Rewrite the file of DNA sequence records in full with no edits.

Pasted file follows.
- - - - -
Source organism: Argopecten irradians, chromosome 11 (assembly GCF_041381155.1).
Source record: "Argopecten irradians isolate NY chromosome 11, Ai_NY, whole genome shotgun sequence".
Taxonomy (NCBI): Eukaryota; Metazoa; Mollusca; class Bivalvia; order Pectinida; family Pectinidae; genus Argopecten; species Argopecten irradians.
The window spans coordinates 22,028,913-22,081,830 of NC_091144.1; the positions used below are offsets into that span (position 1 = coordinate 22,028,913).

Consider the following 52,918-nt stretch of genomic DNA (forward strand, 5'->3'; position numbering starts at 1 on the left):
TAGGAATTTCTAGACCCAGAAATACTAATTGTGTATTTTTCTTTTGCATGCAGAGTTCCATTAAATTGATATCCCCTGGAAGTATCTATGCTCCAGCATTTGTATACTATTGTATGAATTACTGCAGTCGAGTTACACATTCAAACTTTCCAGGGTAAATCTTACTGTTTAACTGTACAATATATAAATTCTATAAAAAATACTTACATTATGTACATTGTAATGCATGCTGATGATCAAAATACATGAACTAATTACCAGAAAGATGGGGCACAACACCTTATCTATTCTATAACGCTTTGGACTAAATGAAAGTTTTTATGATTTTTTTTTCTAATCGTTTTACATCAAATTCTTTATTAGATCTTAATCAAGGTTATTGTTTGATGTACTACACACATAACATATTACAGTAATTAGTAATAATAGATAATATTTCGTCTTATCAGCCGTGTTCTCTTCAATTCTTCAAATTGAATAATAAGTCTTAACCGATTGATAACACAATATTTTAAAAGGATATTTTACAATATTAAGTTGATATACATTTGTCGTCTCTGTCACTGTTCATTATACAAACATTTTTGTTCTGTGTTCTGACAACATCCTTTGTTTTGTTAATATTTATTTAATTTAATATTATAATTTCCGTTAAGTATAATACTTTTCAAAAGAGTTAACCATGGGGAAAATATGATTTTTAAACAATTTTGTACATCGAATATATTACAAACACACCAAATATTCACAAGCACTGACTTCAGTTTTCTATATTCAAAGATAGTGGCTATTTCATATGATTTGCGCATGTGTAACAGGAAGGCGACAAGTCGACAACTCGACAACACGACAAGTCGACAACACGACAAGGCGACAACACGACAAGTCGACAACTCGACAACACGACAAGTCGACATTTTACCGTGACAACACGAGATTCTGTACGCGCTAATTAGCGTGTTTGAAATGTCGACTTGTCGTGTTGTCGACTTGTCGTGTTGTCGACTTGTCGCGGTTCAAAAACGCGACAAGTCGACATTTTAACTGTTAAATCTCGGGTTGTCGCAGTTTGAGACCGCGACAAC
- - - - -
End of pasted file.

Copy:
Source organism: Argopecten irradians, chromosome 11 (assembly GCF_041381155.1).
Source record: "Argopecten irradians isolate NY chromosome 11, Ai_NY, whole genome shotgun sequence".
Taxonomy (NCBI): Eukaryota; Metazoa; Mollusca; class Bivalvia; order Pectinida; family Pectinidae; genus Argopecten; species Argopecten irradians.
The window spans coordinates 22,028,913-22,081,830 of NC_091144.1; the positions used below are offsets into that span (position 1 = coordinate 22,028,913).

Consider the following 52,918-nt stretch of genomic DNA (forward strand, 5'->3'; position numbering starts at 1 on the left):
TAGGAATTTCTAGACCCAGAAATACTAATTGTGTATTTTTCTTTTGCATGCAGAGTTCCATTAAATTGATATCCCCTGGAAGTATCTATGCTCCAGCATTTGTATACTATTGTATGAATTACTGCAGTCGAGTTACACATTCAAACTTTCCAGGGTAAATCTTACTGTTTAACTGTACAATATATAAATTCTATAAAAAATACTTACATTATGTACATTGTAATGCATGCTGATGATCAAAATACATGAACTAATTACCAGAAAGATGGGGCACAACACCTTATCTATTCTATAACGCTTTGGACTAAATGAAAGTTTTTATGATTTTTTTTTCTAATCGTTTTACATCAAATTCTTTATTAGATCTTAATCAAGGTTATTGTTTGATGTACTACACACATAACATATTACAGTAATTAGTAATAATAGATAATATTTCGTCTTATCAGCCGTGTTCTCTTCAATTCTTCAAATTGAATAATAAGTCTTAACCGATTGATAACACAATATTTTAAAAGGATATTTTACAATATTAAGTTGATATACATTTGTCGTCTCTGTCACTGTTCATTATACAAACATTTTTGTTCTGTGTTCTGACAACATCCTTTGTTTTGTTAATATTTATTTAATTTAATATTATAATTTCCGTTAAGTATAATACTTTTCAAAAGAGTTAACCATGGGGAAAATATGATTTTTAAACAATTTTGTACATCGAATATATTACAAACACACCAAATATTCACAAGCACTGACTTCAGTTTTCTATATTCAAAGATAGTGGCTATTTCATATGATTTGCGCATGTGTAACAGGAAGGCGACAAGTCGACAACTCGACAACACGACAAGTCGACAACACGACAAGGCGACAACACGACAAGTCGACAACTCGACAACACGACAAGTCGACATTTTACCGTGACAACACGAGATTCTGTACGCGCTAATTAGCGTGTTTGAAATGTCGACTTGTCGTGTTGTCGACTTGTCGTGTTGTCGACTTGTCGCGGTTCAAAAACGCGACAAGTCGACATTTTAACTGTTAAATCTCGGGTTGTCGCAGTTTGAGACCGCGACAAC